2010 was a killer year for masks, with freaky facial disguises from Skinner, Le Merde and AJ Fosik. The masquerade continues into 2011 with a new show by Rico Deniro at FIFTY24SF. For Native Expatriots, Deniro gave photos of pop culture icons to artisans in rural Mexican villages and tasked them to mask them.
Here’s what the press release says of the show:
The craftsmen of these masks have no reference point to these images, no sense of importance tied to the celebrities that they were given, no inundation of cultural significance by media sources, and instead translate the images into form at a completely superficial and innocent level.
The resulting masks show these idols at a level which we rarely see them: exposed. Not in the way that the news media ‘exposes’ celebrities, because in that case there’s a symbiotic dependency, but in the way that these idols are exposed for their lack of substance other than the media and marketing that convinces us of their substance.
And here’s what Deniro says:
I lean on the last men and women of the earth who don’t use computers or technology to make things. People that use no power, and use only primitive tools and the precision of their hands to interpret dirty contrived icons of the world that the so-called “advanced civilizations” worship.
The artisans have little or no relationship with most of the icons and people represented in this body of work. Highlighting the emptiness that is in direct conflict with the billions of dollars spent convincing us that these icons do have value and worth.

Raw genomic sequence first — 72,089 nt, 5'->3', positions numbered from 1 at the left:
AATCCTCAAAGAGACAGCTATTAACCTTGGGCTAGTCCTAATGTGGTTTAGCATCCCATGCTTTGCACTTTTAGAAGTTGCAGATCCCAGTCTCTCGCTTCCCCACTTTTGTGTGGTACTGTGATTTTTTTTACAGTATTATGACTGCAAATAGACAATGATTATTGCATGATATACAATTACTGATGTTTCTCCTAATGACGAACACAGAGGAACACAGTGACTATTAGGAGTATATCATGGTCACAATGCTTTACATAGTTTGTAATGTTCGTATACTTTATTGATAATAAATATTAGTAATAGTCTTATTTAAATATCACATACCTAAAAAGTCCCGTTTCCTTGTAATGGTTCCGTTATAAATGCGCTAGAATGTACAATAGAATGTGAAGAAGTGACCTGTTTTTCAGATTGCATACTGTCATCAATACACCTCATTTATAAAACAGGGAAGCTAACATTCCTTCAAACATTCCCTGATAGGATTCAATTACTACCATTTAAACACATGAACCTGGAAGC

The control group for this experiment of sorts is then therefore the gallery-goer. Does the rural Mexican interpretation of our first-world celebrities change our perception of them? In a few cases, the masks are overly caricaturish, as if the artists were trying to ensure a link to the photo by exaggerating signature characteristics. Most of the others, however, just kind of hang blankly on the wall. Perhaps that is the message?
Each mask is hand-carved out of Mexican native mountain white soft wood and painted with traditional oil base and acrylic paint. When I was at FIFTY24SF last Saturday, the masks were all priced at $350. As of today, online at Upper Playground, prices have been slashed to $175 a piece. Ronald McDonald, Kermit the Frog and, eh, Osama Bin Laden, are, at the time of this writing, still available. If you want to see more of the masks, check out a very NSFW photo shoot by Estevan Oriole here.